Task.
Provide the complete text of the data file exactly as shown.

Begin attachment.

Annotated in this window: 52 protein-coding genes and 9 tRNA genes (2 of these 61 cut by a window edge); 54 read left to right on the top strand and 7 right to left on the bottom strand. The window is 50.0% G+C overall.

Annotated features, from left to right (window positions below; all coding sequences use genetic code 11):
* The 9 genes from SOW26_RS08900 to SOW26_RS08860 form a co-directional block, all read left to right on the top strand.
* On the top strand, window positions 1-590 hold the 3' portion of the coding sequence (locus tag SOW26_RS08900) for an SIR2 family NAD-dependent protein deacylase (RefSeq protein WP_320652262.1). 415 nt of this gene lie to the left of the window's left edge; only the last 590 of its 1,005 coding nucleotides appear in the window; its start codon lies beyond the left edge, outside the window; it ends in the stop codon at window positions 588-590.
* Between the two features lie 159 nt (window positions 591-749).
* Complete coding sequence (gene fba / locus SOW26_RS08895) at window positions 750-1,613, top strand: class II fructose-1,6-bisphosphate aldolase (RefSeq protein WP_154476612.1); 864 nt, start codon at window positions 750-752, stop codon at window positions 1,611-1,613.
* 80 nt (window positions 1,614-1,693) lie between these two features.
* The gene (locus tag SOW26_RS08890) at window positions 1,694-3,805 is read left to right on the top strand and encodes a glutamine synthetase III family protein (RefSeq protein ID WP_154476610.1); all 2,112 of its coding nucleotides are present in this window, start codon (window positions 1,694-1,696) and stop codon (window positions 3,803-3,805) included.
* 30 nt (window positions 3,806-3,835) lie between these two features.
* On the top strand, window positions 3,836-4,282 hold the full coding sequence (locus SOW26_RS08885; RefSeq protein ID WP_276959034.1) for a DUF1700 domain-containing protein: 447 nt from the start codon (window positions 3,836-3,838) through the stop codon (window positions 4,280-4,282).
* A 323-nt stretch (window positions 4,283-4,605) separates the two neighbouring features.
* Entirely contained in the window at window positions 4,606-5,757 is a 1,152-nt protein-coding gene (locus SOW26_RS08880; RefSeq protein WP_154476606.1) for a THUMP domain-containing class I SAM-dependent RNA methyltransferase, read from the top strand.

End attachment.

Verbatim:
Annotated in this window: 52 protein-coding genes and 9 tRNA genes (2 of these 61 cut by a window edge); 54 read left to right on the top strand and 7 right to left on the bottom strand. The window is 50.0% G+C overall.

Annotated features, from left to right (window positions below; all coding sequences use genetic code 11):
* The 9 genes from SOW26_RS08900 to SOW26_RS08860 form a co-directional block, all read left to right on the top strand.
* On the top strand, window positions 1-590 hold the 3' portion of the coding sequence (locus tag SOW26_RS08900) for an SIR2 family NAD-dependent protein deacylase (RefSeq protein WP_320652262.1). 415 nt of this gene lie to the left of the window's left edge; only the last 590 of its 1,005 coding nucleotides appear in the window; its start codon lies beyond the left edge, outside the window; it ends in the stop codon at window positions 588-590.
* Between the two features lie 159 nt (window positions 591-749).
* Complete coding sequence (gene fba / locus SOW26_RS08895) at window positions 750-1,613, top strand: class II fructose-1,6-bisphosphate aldolase (RefSeq protein WP_154476612.1); 864 nt, start codon at window positions 750-752, stop codon at window positions 1,611-1,613.
* 80 nt (window positions 1,614-1,693) lie between these two features.
* The gene (locus tag SOW26_RS08890) at window positions 1,694-3,805 is read left to right on the top strand and encodes a glutamine synthetase III family protein (RefSeq protein ID WP_154476610.1); all 2,112 of its coding nucleotides are present in this window, start codon (window positions 1,694-1,696) and stop codon (window positions 3,803-3,805) included.
* 30 nt (window positions 3,806-3,835) lie between these two features.
* On the top strand, window positions 3,836-4,282 hold the full coding sequence (locus SOW26_RS08885; RefSeq protein ID WP_276959034.1) for a DUF1700 domain-containing protein: 447 nt from the start codon (window positions 3,836-3,838) through the stop codon (window positions 4,280-4,282).
* A 323-nt stretch (window positions 4,283-4,605) separates the two neighbouring features.
* Entirely contained in the window at window positions 4,606-5,757 is a 1,152-nt protein-coding gene (locus SOW26_RS08880; RefSeq protein WP_154476606.1) for a THUMP domain-containing class I SAM-dependent RNA methyltransferase, read from the top strand.